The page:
Methods for modelling repeated measures in a lifecourse framework

Lead Research Organisation: University of Bristol
Department Name: Social Medicine

Abstract

Doctors are increasingly interested in long-term influences on health. For example, it is thought that people who were born small as babies, and grew faster during childhood, may be more likely to suffer cardiovascular disease in later life. Longitudinal studies ? studies in which individuals are followed over periods of many months or years ? are of great importance in understanding how aspects of people?s childhood lifestyle or environment influence their later health and wellbeing. When one measure (e.g. weight) is made several times on the same individual, the values at different ages are likely to be related. This raises difficult issues in the analysis of data from longitudinal studies, and failing to address these appropriately can lead to results that are biased (they differ from the results that would be observed if the analysis had been appropriate) or lead to inappropriate conclusions (the results of the analyses are interpreted incorrectly). Statistical methods that do address these issues have been proposed, and have the potential to decrease bias and increase ease of interpretation in analyses of longitudinal studies. However, these methods can be highly complex and difficult to apply. We will develop solutions to some of the problems with applying these methods, including developing strategies for modelling change over time (e.g. growth in childhood), and relating this change over time to later outcomes. We will incorporate our new methods into existing software, to maximise their future use, as well as publishing the results in scientific journals.

Technical Summary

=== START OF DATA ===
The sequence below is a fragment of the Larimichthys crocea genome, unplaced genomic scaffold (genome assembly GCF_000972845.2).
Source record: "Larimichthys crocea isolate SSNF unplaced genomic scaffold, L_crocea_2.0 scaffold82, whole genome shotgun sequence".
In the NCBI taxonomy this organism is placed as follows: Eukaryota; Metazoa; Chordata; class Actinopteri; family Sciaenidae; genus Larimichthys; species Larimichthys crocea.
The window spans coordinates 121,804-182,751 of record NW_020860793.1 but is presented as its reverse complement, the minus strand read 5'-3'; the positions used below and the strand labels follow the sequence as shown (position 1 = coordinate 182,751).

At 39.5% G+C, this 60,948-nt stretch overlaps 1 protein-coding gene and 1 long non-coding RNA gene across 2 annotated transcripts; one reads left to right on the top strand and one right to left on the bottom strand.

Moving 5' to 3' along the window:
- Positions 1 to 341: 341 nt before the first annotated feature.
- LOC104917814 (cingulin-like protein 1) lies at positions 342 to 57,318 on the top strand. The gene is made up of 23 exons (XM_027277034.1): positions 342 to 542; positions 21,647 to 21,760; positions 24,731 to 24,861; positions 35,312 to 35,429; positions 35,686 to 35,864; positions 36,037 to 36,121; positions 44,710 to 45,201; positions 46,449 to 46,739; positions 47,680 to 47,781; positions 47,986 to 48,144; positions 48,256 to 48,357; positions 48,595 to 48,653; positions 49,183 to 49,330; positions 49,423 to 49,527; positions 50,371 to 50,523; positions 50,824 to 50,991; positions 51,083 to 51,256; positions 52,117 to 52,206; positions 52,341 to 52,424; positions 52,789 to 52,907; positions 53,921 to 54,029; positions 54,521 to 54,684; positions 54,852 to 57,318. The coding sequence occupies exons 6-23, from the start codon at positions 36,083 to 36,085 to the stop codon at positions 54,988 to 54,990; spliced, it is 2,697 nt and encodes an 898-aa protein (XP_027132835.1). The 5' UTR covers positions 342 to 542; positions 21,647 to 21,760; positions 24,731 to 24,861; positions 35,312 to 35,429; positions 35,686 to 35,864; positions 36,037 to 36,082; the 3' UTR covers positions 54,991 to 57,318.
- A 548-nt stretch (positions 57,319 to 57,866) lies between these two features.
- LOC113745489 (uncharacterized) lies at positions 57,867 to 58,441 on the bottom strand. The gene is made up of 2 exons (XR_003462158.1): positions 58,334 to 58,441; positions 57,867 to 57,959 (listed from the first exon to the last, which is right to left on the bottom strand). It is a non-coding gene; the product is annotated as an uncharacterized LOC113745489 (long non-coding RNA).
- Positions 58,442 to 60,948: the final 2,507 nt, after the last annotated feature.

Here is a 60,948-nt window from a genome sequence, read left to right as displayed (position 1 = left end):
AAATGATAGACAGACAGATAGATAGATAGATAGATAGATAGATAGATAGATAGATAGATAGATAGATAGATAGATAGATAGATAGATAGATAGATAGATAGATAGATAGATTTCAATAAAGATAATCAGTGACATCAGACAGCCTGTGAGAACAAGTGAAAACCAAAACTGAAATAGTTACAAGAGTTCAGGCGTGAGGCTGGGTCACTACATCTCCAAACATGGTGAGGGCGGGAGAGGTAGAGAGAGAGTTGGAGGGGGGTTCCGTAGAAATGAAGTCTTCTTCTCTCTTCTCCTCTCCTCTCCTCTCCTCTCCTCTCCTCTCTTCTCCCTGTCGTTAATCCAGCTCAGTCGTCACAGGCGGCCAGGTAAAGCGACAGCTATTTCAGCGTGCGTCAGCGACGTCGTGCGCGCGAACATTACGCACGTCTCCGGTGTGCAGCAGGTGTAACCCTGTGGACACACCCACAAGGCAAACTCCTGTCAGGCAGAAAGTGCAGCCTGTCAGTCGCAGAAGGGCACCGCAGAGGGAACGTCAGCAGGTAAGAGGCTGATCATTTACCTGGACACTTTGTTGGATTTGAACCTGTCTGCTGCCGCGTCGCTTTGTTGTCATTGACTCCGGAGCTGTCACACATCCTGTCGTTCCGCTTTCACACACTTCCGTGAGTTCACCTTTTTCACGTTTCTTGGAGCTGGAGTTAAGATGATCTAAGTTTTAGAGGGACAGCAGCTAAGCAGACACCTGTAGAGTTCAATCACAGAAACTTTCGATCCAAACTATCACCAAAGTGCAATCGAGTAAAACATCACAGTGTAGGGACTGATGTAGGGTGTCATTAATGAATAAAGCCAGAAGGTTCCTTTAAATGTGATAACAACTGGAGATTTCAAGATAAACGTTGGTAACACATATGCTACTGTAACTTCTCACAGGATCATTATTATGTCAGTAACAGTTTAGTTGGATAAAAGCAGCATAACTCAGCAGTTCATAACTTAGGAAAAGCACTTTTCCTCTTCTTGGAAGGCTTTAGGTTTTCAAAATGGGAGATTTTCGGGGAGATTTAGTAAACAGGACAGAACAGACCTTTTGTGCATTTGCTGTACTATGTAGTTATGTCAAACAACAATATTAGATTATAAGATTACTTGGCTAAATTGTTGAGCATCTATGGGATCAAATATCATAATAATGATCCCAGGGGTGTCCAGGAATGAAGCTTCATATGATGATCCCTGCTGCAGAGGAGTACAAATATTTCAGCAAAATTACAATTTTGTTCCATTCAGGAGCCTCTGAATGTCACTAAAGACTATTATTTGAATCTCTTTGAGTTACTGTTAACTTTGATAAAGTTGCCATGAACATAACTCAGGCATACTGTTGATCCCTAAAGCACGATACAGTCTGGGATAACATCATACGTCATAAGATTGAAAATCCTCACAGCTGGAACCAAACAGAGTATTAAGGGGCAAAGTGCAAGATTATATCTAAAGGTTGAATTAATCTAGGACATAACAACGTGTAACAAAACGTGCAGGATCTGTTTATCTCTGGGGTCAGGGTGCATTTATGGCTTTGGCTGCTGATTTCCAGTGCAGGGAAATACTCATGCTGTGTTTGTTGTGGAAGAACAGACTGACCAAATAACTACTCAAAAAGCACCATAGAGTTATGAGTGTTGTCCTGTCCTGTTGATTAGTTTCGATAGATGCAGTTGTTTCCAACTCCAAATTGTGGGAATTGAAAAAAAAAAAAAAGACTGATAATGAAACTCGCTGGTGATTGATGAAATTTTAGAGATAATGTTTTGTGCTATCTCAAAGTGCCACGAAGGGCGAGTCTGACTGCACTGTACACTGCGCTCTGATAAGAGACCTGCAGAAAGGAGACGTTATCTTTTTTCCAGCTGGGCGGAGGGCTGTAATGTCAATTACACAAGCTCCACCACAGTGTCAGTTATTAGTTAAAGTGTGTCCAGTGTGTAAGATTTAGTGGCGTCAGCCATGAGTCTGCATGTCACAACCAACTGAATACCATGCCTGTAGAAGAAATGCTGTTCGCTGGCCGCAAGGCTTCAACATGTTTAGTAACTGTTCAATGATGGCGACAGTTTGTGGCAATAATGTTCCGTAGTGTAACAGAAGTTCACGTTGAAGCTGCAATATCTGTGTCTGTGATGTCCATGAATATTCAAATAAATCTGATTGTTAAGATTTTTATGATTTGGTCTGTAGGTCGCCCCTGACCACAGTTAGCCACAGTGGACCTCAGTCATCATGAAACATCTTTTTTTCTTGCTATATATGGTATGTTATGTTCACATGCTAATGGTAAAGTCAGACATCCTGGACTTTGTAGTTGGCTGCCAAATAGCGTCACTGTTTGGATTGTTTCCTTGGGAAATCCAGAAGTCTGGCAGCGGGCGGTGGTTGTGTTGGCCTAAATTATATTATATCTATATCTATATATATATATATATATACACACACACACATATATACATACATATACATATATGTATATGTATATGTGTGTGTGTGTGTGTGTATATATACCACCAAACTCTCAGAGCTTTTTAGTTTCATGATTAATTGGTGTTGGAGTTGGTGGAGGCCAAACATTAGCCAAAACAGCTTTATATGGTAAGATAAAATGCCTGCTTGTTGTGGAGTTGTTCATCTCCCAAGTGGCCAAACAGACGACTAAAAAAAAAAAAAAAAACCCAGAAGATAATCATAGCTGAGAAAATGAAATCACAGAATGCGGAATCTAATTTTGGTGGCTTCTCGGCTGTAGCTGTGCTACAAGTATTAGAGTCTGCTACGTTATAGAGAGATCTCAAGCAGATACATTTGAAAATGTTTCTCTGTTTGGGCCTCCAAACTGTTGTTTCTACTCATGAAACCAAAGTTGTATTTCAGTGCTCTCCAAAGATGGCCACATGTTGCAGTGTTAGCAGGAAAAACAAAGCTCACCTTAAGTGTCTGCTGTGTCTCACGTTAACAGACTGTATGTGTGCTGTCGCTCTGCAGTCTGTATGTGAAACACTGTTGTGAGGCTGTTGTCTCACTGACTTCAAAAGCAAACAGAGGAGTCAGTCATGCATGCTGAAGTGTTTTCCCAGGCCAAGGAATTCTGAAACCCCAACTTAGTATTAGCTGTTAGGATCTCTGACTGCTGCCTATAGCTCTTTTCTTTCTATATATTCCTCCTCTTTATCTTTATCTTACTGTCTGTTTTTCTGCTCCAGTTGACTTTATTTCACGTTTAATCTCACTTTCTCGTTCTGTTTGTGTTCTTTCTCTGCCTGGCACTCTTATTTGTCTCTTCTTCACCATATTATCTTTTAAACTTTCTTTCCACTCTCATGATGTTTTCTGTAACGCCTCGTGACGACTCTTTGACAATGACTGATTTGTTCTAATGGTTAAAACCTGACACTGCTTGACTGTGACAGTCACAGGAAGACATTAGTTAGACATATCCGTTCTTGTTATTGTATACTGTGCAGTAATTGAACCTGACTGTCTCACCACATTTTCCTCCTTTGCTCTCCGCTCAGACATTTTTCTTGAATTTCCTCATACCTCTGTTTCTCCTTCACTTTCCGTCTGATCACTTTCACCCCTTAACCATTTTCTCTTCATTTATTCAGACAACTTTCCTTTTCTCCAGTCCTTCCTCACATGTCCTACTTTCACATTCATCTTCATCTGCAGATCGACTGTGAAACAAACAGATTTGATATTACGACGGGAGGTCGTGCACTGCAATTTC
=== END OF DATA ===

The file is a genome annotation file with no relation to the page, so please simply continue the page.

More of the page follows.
There is increasing emphasis in medical research on fetal and childhood antecedents of disease, and how these interact with other exposures throughout the lifecourse to influence later-life conditions. Answering questions about the relative importance of aspects and timing of growth, behaviour and health status for longer term outcomes requires longitudinal data. Analysis of such data must account for dependencies between repeated observations on the same person, including serial autocorrelation (greater correlation among measurements closer together in time). Where there are repeated measures of exposures related to a later-life outcome, standard regression models may be affected by multicollinearity. Measurement error may vary over time, and there will usually be dropout over time (due to death, illness, etc). The proposed research will focus on developing methods for more robust analysis of lifecourse data, by tackling these problems. First, we will improve the modelling of trajectories of change over time. We will develop methods for detecting and modelling autocorrelation (e.g., autocorrelation around a growth spurt or a period of illness). The impact of the assumption of Normality and constant variance in modelling growth trajectories will be examined, and methods for re-parameterising the variance function developed. We will then develop (and include in standard statistical software) methods for selecting the best-fitting parameterisation of growth curves. Second, we will tackle problems inherent in modelling the relationship between correlated exposures and later outcomes. The role of partial least squares in reducing the dimension of multiple correlated exposures will be examined. There are often several competing lifecourse hypotheses related to any given problem, and we will develop methods for distinguishing between these. We will develop (and include in standard statistical software) methods for including the uncertainty in the estimation of growth trajectories or latent classes of growth when using them as exposures in a model for later outcome. Finally, we will explore the joint modelling of exposures and outcomes using cross-lagged models, and the impact of modelling the initial conditions of such models. We will compare our methods to others (including simple lifecourse approaches, path analysis) to answer scientifically important questions pertaining to the ALSPAC study. Data from other longitudinal studies available to the co-applicants, and simulated data, will be used to test the generalisibility of our methods and conclusions. We will develop guidelines for deciding when simpler methods are likely to be useful and unbiased, and when more statistically sophisticated methods would be more appropriate.